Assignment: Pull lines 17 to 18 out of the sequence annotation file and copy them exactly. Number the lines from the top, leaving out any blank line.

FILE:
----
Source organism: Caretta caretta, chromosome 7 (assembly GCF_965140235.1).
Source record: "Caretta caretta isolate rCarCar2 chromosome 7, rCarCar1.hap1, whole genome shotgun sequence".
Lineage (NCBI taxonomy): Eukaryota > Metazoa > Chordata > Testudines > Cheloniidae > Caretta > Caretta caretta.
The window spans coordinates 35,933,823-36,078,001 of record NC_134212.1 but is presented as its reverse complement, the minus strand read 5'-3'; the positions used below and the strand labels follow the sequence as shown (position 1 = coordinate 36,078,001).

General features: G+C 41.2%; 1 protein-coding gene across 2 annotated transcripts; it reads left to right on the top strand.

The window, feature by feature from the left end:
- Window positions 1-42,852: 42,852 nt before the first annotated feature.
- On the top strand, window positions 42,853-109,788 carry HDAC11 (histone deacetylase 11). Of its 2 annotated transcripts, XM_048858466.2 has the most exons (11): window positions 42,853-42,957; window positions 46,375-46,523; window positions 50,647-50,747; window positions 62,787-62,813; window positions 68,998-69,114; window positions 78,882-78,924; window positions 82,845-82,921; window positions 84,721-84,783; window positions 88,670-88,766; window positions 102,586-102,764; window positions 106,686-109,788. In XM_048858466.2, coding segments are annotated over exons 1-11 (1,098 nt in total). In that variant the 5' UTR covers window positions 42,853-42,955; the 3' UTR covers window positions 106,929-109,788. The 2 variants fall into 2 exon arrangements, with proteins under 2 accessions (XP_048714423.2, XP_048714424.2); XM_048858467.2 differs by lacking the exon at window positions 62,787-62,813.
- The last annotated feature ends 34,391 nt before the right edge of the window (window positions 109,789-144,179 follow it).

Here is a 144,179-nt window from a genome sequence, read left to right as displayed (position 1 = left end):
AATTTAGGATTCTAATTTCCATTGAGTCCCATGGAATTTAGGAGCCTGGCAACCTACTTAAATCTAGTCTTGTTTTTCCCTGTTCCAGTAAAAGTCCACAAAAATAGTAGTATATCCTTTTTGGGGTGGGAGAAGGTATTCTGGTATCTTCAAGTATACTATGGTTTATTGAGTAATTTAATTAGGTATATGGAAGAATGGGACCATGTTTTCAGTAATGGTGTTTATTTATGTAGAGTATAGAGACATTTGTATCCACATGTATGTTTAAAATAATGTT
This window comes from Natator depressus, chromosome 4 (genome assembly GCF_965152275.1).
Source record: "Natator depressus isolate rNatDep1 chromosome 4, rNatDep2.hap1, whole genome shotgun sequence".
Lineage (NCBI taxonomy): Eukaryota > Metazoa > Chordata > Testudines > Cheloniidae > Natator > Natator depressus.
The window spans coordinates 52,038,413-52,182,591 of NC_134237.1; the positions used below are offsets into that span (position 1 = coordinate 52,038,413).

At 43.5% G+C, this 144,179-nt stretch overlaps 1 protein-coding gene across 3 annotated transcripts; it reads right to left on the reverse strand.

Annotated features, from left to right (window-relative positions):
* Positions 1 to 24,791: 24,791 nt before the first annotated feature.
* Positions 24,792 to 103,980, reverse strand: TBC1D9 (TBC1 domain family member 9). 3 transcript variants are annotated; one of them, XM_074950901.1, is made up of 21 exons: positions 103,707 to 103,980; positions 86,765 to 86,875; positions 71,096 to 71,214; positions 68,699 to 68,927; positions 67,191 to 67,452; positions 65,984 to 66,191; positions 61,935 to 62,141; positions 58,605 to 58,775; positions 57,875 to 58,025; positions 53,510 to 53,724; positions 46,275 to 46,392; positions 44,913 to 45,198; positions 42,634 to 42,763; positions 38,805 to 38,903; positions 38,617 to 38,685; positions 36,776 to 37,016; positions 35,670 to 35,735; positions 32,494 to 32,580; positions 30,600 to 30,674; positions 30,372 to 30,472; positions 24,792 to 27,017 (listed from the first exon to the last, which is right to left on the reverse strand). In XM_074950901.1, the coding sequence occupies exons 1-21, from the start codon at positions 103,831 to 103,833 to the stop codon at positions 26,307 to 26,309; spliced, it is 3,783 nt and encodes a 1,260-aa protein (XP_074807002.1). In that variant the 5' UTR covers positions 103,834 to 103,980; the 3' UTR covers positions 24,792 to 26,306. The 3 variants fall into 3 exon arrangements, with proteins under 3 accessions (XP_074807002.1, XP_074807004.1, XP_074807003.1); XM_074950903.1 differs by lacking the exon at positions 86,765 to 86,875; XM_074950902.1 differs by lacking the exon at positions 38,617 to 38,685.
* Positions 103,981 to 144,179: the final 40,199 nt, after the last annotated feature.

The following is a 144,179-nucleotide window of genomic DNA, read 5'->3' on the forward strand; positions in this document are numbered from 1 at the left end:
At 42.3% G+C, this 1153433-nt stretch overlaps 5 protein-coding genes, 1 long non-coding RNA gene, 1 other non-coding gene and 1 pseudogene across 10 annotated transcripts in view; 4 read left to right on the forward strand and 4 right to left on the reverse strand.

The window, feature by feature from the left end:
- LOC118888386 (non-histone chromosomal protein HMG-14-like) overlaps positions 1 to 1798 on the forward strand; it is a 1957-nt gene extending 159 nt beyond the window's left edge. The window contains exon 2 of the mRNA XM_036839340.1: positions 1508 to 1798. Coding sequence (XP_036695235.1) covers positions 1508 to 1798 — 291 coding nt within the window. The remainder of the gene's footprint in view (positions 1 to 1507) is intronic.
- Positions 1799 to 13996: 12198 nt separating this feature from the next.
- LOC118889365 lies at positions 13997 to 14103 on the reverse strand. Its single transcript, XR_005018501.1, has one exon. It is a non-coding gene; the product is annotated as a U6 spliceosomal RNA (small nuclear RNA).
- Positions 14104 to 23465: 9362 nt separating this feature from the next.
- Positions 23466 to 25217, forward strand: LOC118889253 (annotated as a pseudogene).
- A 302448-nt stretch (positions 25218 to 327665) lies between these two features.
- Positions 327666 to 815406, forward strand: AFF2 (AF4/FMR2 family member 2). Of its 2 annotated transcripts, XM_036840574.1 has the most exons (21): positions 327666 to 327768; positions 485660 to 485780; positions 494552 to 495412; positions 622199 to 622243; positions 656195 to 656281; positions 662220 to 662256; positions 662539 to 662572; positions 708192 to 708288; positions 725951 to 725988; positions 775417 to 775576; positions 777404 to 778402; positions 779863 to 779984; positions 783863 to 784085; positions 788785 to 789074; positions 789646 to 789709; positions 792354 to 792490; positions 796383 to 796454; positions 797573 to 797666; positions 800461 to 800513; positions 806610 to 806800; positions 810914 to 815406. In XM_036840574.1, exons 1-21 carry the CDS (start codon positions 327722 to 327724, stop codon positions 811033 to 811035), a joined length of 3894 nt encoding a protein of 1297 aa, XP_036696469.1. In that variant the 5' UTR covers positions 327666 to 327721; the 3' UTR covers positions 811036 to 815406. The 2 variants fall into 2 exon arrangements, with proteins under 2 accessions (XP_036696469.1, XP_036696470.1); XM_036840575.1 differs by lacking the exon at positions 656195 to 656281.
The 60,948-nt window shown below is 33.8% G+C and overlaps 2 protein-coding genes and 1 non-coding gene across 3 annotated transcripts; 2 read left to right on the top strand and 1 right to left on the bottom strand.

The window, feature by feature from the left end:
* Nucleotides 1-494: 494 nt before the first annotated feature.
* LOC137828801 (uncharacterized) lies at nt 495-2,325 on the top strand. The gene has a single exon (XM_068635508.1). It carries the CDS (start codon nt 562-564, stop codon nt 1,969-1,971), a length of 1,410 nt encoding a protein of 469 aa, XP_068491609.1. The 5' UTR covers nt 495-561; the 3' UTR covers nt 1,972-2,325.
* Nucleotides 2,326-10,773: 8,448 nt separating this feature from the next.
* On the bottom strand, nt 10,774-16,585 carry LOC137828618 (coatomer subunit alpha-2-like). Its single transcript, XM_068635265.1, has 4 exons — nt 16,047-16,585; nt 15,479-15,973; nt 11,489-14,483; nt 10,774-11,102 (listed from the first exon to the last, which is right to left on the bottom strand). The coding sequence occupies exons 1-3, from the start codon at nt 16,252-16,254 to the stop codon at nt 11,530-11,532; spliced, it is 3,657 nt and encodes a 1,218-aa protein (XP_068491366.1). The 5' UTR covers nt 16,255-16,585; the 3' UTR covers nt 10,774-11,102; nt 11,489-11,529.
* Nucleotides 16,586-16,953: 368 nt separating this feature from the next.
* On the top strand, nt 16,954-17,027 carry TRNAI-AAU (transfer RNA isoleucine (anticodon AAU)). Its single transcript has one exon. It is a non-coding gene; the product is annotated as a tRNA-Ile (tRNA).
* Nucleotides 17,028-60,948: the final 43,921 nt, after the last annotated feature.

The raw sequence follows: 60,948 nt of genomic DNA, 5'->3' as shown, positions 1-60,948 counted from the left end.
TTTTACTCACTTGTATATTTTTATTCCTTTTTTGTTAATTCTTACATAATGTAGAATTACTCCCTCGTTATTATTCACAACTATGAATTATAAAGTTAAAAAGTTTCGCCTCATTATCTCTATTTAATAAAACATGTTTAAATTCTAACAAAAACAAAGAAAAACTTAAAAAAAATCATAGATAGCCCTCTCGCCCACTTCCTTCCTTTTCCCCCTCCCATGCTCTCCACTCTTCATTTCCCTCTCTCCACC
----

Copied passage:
Annotated features, from left to right (window-relative positions):
* Positions 1 to 24,791: 24,791 nt before the first annotated feature.